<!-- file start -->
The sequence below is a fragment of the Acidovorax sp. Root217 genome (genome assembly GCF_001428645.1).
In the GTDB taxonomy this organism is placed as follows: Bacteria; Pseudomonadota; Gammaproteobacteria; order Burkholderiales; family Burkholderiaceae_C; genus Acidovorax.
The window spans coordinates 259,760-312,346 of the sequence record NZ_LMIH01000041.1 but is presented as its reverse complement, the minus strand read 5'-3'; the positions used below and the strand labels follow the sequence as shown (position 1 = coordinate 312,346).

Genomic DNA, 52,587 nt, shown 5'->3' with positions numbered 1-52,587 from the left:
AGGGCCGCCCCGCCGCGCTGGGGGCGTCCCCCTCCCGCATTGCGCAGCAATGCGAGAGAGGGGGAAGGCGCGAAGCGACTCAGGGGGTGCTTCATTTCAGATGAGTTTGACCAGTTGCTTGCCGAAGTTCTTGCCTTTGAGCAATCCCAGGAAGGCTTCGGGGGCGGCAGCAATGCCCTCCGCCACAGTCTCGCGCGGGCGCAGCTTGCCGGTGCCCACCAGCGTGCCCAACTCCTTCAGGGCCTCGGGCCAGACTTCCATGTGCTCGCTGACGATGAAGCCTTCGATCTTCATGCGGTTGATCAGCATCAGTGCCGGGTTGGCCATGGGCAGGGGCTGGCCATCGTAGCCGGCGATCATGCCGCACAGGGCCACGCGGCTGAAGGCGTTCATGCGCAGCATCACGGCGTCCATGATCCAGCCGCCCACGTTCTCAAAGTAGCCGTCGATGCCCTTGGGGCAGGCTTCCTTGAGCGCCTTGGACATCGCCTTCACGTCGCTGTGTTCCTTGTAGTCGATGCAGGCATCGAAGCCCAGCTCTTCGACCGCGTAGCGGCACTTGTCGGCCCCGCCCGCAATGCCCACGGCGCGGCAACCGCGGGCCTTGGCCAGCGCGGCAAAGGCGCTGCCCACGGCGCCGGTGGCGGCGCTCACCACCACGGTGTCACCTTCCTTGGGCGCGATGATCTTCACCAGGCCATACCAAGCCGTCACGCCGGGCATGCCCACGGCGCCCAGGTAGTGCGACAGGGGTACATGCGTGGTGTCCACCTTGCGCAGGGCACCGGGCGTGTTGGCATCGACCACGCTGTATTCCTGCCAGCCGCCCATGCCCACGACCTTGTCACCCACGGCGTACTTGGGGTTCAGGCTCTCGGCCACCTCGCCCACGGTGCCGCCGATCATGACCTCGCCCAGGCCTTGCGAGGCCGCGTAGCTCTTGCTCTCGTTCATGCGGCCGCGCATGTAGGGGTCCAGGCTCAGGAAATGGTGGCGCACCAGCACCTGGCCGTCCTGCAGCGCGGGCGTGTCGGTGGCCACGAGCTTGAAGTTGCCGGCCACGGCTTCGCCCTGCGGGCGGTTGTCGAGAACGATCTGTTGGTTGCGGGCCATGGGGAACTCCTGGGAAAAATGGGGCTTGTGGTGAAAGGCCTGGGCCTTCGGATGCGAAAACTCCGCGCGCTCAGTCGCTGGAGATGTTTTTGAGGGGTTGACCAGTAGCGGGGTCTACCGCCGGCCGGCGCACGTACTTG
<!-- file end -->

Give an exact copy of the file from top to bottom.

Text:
The sequence below is a fragment of the Acidovorax sp. Root217 genome (genome assembly GCF_001428645.1).
In the GTDB taxonomy this organism is placed as follows: Bacteria; Pseudomonadota; Gammaproteobacteria; order Burkholderiales; family Burkholderiaceae_C; genus Acidovorax.
The window spans coordinates 259,760-312,346 of the sequence record NZ_LMIH01000041.1 but is presented as its reverse complement, the minus strand read 5'-3'; the positions used below and the strand labels follow the sequence as shown (position 1 = coordinate 312,346).

Genomic DNA, 52,587 nt, shown 5'->3' with positions numbered 1-52,587 from the left:
AGGGCCGCCCCGCCGCGCTGGGGGCGTCCCCCTCCCGCATTGCGCAGCAATGCGAGAGAGGGGGAAGGCGCGAAGCGACTCAGGGGGTGCTTCATTTCAGATGAGTTTGACCAGTTGCTTGCCGAAGTTCTTGCCTTTGAGCAATCCCAGGAAGGCTTCGGGGGCGGCAGCAATGCCCTCCGCCACAGTCTCGCGCGGGCGCAGCTTGCCGGTGCCCACCAGCGTGCCCAACTCCTTCAGGGCCTCGGGCCAGACTTCCATGTGCTCGCTGACGATGAAGCCTTCGATCTTCATGCGGTTGATCAGCATCAGTGCCGGGTTGGCCATGGGCAGGGGCTGGCCATCGTAGCCGGCGATCATGCCGCACAGGGCCACGCGGCTGAAGGCGTTCATGCGCAGCATCACGGCGTCCATGATCCAGCCGCCCACGTTCTCAAAGTAGCCGTCGATGCCCTTGGGGCAGGCTTCCTTGAGCGCCTTGGACATCGCCTTCACGTCGCTGTGTTCCTTGTAGTCGATGCAGGCATCGAAGCCCAGCTCTTCGACCGCGTAGCGGCACTTGTCGGCCCCGCCCGCAATGCCCACGGCGCGGCAACCGCGGGCCTTGGCCAGCGCGGCAAAGGCGCTGCCCACGGCGCCGGTGGCGGCGCTCACCACCACGGTGTCACCTTCCTTGGGCGCGATGATCTTCACCAGGCCATACCAAGCCGTCACGCCGGGCATGCCCACGGCGCCCAGGTAGTGCGACAGGGGTACATGCGTGGTGTCCACCTTGCGCAGGGCACCGGGCGTGTTGGCATCGACCACGCTGTATTCCTGCCAGCCGCCCATGCCCACGACCTTGTCACCCACGGCGTACTTGGGGTTCAGGCTCTCGGCCACCTCGCCCACGGTGCCGCCGATCATGACCTCGCCCAGGCCTTGCGAGGCCGCGTAGCTCTTGCTCTCGTTCATGCGGCCGCGCATGTAGGGGTCCAGGCTCAGGAAATGGTGGCGCACCAGCACCTGGCCGTCCTGCAGCGCGGGCGTGTCGGTGGCCACGAGCTTGAAGTTGCCGGCCACGGCTTCGCCCTGCGGGCGGTTGTCGAGAACGATCTGTTGGTTGCGGGCCATGGGGAACTCCTGGGAAAAATGGGGCTTGTGGTGAAAGGCCTGGGCCTTCGGATGCGAAAACTCCGCGCGCTCAGTCGCTGGAGATGTTTTTGAGGGGTTGACCAGTAGCGGGGTCTACCGCCGGCCGGCGCACGTACTTG